Viewing 14 posts - 1 through 14 (of 14 total)
  • Author
    Posts
  • #360634
    Matt Sims
    Participant

    Folks,
    I’m at the stage where, having seen what they can do, I thinking of getting a bandsaw for initial prepwork.
    However, I’ve no real idea of what to look for in terms of features, quality, makers, retailers or price!
    I wouldn’t say “money no object”, but nor do I want to buy too cheaply and find I’m disappointed with what’s possible.

    As a starting point I’d welcome comments/observations on the following, which are at either end of my probable budget scale;

    https://www.machinemart.co.uk/p/clarke-cbs225-229mm-9-band-saw-230v/

    or

    https://www.machinemart.co.uk/p/clarke-cbs300-305mm-professional-bandsaw-sta/

    I have been looking on eBay, but the same dilemmas apply!

    Thanks in advance for any input.

    Regards,

    Matt

    #360902
    Sarrienne Cousland
    Participant

    The general advice I got when I went looking is “However big a bandsaw you think you’ll need, go at least one larger”.
    Most serious woodworkers seem to favour at leat 14″ wheels thatcan take 1″ blades, if not bigger. Instantly, you’ll be in the £600 sort of range if buying new and a grand for a ‘basic’ machine would not be unreasonable.
    If you’re serious about this, then anything with ‘Hobby’ in the title is possibly too small and underpowered, which certainly looks to be where that Clarke 300 sits, alongside the Axminster 310 and Record Power equivalent.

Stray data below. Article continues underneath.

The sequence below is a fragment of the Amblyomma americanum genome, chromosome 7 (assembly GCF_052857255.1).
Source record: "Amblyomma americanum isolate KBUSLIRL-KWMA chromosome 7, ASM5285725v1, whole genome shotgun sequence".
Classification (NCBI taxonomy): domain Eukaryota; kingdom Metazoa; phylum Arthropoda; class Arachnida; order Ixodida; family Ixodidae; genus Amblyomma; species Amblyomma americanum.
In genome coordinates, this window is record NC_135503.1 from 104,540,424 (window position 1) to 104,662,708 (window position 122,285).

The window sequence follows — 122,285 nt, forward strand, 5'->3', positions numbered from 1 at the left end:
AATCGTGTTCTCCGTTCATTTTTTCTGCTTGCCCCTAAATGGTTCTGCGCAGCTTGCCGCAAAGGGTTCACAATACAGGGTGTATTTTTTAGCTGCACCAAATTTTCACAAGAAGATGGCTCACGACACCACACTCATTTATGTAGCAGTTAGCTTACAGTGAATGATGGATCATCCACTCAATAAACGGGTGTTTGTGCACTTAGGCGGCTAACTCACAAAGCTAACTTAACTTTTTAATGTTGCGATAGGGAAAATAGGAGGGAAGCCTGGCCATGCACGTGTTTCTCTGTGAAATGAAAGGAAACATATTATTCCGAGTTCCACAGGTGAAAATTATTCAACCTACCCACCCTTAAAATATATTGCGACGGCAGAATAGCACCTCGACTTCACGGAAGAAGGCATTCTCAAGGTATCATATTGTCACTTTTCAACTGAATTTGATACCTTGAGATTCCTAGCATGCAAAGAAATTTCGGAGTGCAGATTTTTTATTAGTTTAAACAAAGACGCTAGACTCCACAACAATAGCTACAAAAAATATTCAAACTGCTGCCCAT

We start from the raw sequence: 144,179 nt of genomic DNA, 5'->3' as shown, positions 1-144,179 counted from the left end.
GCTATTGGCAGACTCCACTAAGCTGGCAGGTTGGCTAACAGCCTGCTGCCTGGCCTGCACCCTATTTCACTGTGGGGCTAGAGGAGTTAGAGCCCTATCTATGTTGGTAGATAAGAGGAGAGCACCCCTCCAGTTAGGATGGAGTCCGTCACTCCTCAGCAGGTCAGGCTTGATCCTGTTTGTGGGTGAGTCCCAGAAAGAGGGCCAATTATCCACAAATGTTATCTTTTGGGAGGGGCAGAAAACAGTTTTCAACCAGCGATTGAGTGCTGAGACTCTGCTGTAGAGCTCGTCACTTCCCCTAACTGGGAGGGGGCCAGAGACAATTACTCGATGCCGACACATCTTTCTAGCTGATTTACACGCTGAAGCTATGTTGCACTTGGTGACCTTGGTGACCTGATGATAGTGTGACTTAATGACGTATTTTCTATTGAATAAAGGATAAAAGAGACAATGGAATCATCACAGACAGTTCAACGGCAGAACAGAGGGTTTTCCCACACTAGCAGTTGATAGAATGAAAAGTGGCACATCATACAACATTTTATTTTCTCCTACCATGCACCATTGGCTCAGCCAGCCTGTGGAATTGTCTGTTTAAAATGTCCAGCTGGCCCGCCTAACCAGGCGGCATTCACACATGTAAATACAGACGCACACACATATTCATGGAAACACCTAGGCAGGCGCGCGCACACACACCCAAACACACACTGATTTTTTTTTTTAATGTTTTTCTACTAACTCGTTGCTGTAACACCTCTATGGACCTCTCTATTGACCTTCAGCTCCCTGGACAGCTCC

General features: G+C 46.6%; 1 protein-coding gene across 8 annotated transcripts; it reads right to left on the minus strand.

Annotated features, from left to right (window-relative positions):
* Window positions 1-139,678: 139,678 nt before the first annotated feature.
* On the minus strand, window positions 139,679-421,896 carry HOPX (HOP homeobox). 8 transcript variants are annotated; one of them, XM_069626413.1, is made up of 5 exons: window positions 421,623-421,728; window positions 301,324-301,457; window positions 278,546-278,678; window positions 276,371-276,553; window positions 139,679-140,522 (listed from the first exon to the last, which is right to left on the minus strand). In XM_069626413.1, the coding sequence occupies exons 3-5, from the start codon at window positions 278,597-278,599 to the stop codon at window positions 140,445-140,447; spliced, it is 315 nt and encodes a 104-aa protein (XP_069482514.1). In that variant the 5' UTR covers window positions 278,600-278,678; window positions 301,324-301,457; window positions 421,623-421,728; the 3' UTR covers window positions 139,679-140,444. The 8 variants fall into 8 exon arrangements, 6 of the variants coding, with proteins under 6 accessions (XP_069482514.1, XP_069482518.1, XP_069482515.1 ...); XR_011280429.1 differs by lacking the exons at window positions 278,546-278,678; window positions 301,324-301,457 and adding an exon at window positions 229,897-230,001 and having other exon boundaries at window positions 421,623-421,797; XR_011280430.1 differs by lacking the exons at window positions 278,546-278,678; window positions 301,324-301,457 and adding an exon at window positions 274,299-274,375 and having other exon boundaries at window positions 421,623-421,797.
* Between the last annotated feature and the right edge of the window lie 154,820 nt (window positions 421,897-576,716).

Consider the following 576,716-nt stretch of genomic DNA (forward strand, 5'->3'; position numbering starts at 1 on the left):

Despite all that advice I went with an Axminster HBS310 anyway, because it’s the best I could afford, because their aftersales customer service is highly regarded (even if their kit isn’t always), and because getting older means I need a bandsaw for the donkey work part of dimensioning!!

    #360990
    Dave Ring
    Participant

    My bandsaw is a (now sadly discontinued) 12″ (300mm) Sears Craftsman machine which I think was made in the same factory as Rikon saws. I’m happy with it but would prefer a 14″/310mm model . I wouldn’t consider anything smaller than 12″. Besides their reduced capacity, smaller bandsaws are said to be prone to breaking blades. One of my saw’s coolest features is its huge 2 foot square table. That is a feature i would recommend looking for.

    • This reply was modified 2 years, 7 months ago by Dave Ring.
    #360997
    Matt Sims
    Participant

    Thanks both of you…

    What makes should I be considering/avoiding?
    Also, if I may, what is the “Throat depth”? I’m assuming that’s the max distance between fence and blade?

    Thanks in advance.
    Regards,
    Matt

    #361058
    Dave Ring
    Participant

    Throat Depth is the distance between the blade and the frame of the saw. This is what determines, for instance, the maximum length of a piece that you can cut off the end of a board.